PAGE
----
Museum Exhibit: Task students with curating a digital “exhibit” around a given theme. The more complex the theme, the more challenging the task. For example, they might be asked to assume the role of a museum owner who hates bees, and wants to create a museum exhibit that teaches visitors all about the dangers of bees. This kind of work would help students understand that even institutions that might not own up to any particular bias, like museums, news agencies, or tv stations, will still be influenced by their own biases in how they curate their material. (Bloom’s Level: Understand if it’s just a collection of representative elements, Create if they are truly creating a new “whole” with their collection, such as representing a particular point of view with their choices)

Real World Examples: Take any content you’re teaching (geometry principles, grammar errors, science or social studies concepts) and have students find images or articles that illustrate that concept in the real world. (Bloom’s level: Understand).

Favorites: Have students pull together a personal collection of favorite articles, videos, or other resources for a Genius Hour, advisory, or other more personalized project: A collection of items to cheer you up, stuff to boost your confidence, etc. Although this could easily slide outside the realm of academic work, it would make a nice activity to help students get to know each other at the start of a school year or give them practice with the process of curation before applying it to more content-related topics.

FOR BEST RESULTS, ADD WRITING

Most of the above activities would not be very academically challenging if students merely had to assemble the collection. Adding a thoughtfully designed written component is what will make students do their best thinking in a curation assignment.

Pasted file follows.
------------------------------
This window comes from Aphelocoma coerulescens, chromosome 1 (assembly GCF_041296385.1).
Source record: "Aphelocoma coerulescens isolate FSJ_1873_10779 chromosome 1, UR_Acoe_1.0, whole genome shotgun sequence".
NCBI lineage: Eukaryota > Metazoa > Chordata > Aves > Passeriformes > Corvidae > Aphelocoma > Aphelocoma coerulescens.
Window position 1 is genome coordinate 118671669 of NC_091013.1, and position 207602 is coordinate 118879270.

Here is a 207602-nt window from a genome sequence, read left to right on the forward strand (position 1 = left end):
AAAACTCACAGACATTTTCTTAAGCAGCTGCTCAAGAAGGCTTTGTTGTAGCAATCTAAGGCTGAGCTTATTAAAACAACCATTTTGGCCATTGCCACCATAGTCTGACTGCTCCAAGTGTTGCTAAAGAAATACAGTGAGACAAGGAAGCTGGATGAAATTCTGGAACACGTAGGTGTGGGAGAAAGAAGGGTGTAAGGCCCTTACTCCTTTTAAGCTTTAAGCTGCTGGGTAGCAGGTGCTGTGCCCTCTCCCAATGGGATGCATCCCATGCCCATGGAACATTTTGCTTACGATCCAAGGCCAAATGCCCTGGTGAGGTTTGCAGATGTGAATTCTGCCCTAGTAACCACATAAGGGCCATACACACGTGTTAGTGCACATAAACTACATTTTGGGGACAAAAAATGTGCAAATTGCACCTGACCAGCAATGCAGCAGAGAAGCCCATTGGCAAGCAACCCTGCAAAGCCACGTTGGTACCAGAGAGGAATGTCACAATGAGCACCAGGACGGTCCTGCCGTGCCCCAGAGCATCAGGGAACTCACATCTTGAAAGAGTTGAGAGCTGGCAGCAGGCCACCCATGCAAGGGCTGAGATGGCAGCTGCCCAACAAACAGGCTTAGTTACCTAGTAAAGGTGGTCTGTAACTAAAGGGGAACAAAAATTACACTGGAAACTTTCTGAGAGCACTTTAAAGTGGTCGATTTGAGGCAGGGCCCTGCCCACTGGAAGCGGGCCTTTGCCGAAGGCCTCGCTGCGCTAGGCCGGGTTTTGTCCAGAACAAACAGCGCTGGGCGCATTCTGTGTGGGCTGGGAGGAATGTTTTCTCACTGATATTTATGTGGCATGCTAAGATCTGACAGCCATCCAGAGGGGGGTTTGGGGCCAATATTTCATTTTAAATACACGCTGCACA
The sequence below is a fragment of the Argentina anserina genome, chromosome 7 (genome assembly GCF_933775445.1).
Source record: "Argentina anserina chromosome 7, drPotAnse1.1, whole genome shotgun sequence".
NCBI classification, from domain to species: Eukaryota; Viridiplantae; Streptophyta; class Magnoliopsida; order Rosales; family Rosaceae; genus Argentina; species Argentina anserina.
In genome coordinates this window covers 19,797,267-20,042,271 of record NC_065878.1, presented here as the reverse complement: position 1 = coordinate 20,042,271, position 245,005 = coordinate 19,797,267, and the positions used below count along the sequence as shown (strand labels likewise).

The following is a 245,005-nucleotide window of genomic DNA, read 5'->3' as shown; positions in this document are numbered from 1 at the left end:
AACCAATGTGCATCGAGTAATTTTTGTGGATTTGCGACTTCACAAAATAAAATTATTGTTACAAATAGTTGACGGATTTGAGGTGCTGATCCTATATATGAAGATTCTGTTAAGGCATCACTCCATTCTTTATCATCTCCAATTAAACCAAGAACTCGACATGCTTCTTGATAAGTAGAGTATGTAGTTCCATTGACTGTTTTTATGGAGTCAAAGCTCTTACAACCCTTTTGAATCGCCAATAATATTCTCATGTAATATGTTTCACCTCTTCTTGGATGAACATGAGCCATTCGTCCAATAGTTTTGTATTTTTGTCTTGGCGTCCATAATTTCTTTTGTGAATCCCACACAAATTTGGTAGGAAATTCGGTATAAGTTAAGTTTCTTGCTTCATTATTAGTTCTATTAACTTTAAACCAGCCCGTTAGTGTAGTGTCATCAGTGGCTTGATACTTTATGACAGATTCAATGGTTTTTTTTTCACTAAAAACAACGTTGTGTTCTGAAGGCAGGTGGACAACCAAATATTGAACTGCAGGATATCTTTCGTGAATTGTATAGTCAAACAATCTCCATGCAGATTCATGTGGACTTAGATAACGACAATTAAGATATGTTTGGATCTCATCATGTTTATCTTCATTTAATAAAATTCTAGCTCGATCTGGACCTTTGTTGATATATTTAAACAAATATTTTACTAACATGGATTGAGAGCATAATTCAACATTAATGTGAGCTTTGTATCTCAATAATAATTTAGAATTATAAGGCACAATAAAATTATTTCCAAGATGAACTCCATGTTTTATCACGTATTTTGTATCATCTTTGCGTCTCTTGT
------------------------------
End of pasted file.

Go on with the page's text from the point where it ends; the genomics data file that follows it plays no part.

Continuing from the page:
The simplest way to do this is to require a written commentary with each item in the collection. Think about those little signs that accompany every item at a museum: Usually when you walk into an exhibit, you find a sign or display that explains the exhibit as a whole, then smaller individual placards that help visitors understand the significance of each piece in the collection. When students put their own collections together, they should do the same thing.

Be specific about what you’d like to see in these short writing pieces, and include those requirements in your rubric. Then go a step further and create a model of your own, so students have a very clear picture of how the final product should look. Because this is a genre they have probably not done any work in before, they will do much better with this kind of scaffolding. Doing the assignment yourself first—a practice I like to call dogfooding—will also help you identify flaws in the assignment that can be tweaked before you hand it over to students.

DIGITAL CURATION TOOLS

It’s certainly possible for students to collect resources through non-digital means, by reading books in the library or curating physical artifacts or objects, but doing a curation project digitally allows for media-rich collections that can be found and assembled in a fraction of the time. And if you have students curating in groups, using digital tools will allow them to collaborate from home without having to meet in person.

Here are a few curation tools that would work beautifully for this kind of project:

  • Elink is the tool featured in the sample project above. Of all the tools suggested here, this one is the simplest. You collect your links, write descriptions, and end up with a single unique web page that you can share with anyone.
  • Pinterest is probably the most popular curation tool out there. If your students are already using Pinterest, or you’re willing to get them started, you could have them create a Pinterest board as a curation assignment.